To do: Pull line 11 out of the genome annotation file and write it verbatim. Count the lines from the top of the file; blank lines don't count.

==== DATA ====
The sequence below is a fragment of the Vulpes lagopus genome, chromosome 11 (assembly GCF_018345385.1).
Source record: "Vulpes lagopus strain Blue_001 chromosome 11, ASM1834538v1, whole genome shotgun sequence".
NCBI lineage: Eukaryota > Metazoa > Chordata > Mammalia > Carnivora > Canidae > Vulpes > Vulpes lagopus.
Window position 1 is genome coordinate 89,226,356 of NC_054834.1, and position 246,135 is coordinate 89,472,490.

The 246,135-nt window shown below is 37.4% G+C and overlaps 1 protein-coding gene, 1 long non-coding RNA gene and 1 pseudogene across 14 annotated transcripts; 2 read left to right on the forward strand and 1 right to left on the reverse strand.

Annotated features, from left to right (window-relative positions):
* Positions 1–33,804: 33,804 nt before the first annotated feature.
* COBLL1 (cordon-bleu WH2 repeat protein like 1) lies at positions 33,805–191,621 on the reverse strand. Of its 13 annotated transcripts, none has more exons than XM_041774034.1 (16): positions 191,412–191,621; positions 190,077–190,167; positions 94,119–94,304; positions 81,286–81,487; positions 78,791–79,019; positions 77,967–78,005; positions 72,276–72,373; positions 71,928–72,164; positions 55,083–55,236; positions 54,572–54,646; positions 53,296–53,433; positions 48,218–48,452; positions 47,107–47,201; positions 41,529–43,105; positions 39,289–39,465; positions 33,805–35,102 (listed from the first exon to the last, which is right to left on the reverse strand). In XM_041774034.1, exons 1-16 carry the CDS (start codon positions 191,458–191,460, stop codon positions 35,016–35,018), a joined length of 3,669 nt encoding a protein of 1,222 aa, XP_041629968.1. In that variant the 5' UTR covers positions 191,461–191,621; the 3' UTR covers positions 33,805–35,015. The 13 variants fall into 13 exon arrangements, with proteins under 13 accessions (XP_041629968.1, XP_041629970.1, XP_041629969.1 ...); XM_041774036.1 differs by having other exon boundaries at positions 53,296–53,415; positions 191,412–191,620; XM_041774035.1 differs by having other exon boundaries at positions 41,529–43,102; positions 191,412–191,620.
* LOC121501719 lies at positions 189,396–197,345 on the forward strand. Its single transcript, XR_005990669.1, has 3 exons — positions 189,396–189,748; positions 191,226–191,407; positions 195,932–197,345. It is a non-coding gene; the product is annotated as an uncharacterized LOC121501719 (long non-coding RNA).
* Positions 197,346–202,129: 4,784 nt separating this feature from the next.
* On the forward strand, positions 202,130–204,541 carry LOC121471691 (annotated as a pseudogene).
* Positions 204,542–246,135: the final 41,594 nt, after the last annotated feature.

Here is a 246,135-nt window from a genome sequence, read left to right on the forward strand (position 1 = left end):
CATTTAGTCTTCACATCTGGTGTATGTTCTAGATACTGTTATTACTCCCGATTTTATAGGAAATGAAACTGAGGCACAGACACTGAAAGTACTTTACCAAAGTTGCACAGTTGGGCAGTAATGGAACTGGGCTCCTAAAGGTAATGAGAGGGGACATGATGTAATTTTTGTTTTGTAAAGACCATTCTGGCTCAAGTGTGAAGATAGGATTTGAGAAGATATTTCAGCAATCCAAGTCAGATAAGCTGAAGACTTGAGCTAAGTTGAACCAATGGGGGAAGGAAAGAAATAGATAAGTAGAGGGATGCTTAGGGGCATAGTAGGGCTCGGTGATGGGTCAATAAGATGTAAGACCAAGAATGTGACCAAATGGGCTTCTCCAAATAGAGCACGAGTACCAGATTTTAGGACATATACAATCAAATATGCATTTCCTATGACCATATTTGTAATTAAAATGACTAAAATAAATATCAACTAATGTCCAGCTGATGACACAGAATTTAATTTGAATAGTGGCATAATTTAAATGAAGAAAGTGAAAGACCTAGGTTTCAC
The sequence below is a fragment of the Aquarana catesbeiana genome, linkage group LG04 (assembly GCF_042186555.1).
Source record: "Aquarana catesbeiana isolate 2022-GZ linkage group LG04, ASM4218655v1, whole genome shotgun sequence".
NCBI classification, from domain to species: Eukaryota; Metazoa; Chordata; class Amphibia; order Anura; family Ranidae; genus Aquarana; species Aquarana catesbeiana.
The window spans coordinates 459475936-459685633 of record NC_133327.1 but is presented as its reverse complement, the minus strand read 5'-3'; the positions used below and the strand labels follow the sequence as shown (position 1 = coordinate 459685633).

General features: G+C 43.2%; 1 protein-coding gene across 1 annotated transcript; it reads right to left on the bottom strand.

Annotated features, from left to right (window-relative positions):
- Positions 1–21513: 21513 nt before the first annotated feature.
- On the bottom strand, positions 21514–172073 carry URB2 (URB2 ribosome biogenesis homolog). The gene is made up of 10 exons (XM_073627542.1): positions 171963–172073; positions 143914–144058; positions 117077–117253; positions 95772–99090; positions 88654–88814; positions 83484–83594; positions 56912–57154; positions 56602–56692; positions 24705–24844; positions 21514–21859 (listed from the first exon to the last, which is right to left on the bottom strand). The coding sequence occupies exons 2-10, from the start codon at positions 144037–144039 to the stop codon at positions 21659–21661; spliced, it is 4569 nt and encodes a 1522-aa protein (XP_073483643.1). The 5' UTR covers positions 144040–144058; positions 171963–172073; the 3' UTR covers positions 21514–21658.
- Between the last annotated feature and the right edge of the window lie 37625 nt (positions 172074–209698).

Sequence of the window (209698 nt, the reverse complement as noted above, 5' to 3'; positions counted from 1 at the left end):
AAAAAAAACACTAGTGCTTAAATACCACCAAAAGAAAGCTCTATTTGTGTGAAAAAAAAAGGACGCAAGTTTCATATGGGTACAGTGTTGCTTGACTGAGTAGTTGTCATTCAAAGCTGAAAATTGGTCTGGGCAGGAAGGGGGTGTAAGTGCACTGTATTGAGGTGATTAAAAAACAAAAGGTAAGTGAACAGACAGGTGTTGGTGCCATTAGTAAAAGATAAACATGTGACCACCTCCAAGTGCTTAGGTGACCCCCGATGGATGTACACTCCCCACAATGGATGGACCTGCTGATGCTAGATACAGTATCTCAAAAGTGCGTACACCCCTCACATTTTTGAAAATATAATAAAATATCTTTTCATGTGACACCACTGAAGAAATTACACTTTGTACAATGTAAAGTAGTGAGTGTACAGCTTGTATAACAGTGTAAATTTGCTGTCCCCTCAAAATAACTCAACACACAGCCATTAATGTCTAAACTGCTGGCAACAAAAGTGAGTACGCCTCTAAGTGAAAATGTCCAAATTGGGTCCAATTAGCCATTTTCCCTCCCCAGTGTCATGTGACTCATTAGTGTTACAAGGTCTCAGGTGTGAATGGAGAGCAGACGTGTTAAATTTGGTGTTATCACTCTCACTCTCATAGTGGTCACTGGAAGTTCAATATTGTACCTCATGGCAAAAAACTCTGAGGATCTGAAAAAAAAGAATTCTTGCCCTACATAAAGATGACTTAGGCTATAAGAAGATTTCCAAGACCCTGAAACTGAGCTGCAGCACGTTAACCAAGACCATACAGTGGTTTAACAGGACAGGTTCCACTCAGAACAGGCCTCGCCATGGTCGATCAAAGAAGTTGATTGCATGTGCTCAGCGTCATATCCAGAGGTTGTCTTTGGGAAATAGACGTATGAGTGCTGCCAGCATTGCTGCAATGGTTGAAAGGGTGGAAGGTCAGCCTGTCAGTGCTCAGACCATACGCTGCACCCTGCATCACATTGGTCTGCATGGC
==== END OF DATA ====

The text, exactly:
* On the forward strand, positions 202,130–204,541 carry LOC121471691 (annotated as a pseudogene).